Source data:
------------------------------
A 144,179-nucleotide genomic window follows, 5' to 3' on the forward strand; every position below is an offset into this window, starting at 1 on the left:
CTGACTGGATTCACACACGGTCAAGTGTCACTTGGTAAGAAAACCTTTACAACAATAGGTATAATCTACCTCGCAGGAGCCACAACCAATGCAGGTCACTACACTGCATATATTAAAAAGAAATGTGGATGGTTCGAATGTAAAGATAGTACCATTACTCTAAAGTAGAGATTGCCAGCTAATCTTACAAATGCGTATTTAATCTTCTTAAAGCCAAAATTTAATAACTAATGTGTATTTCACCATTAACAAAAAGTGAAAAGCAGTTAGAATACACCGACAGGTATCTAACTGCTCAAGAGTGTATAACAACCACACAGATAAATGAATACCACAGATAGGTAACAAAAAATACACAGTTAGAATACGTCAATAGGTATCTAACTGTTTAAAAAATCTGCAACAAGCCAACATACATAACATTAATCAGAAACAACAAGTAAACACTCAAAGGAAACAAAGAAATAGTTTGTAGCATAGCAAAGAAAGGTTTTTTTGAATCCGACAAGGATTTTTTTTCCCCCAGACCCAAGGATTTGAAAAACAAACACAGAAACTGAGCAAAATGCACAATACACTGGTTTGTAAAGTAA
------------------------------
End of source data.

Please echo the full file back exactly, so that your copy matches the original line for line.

A 144,179-nucleotide genomic window follows, 5' to 3' on the forward strand; every position below is an offset into this window, starting at 1 on the left:
CTGACTGGATTCACACACGGTCAAGTGTCACTTGGTAAGAAAACCTTTACAACAATAGGTATAATCTACCTCGCAGGAGCCACAACCAATGCAGGTCACTACACTGCATATATTAAAAAGAAATGTGGATGGTTCGAATGTAAAGATAGTACCATTACTCTAAAGTAGAGATTGCCAGCTAATCTTACAAATGCGTATTTAATCTTCTTAAAGCCAAAATTTAATAACTAATGTGTATTTCACCATTAACAAAAAGTGAAAAGCAGTTAGAATACACCGACAGGTATCTAACTGCTCAAGAGTGTATAACAACCACACAGATAAATGAATACCACAGATAGGTAACAAAAAATACACAGTTAGAATACGTCAATAGGTATCTAACTGTTTAAAAAATCTGCAACAAGCCAACATACATAACATTAATCAGAAACAACAAGTAAACACTCAAAGGAAACAAAGAAATAGTTTGTAGCATAGCAAAGAAAGGTTTTTTTGAATCCGACAAGGATTTTTTTTCCCCCAGACCCAAGGATTTGAAAAACAAACACAGAAACTGAGCAAAATGCACAATACACTGGTTTGTAAAGTAA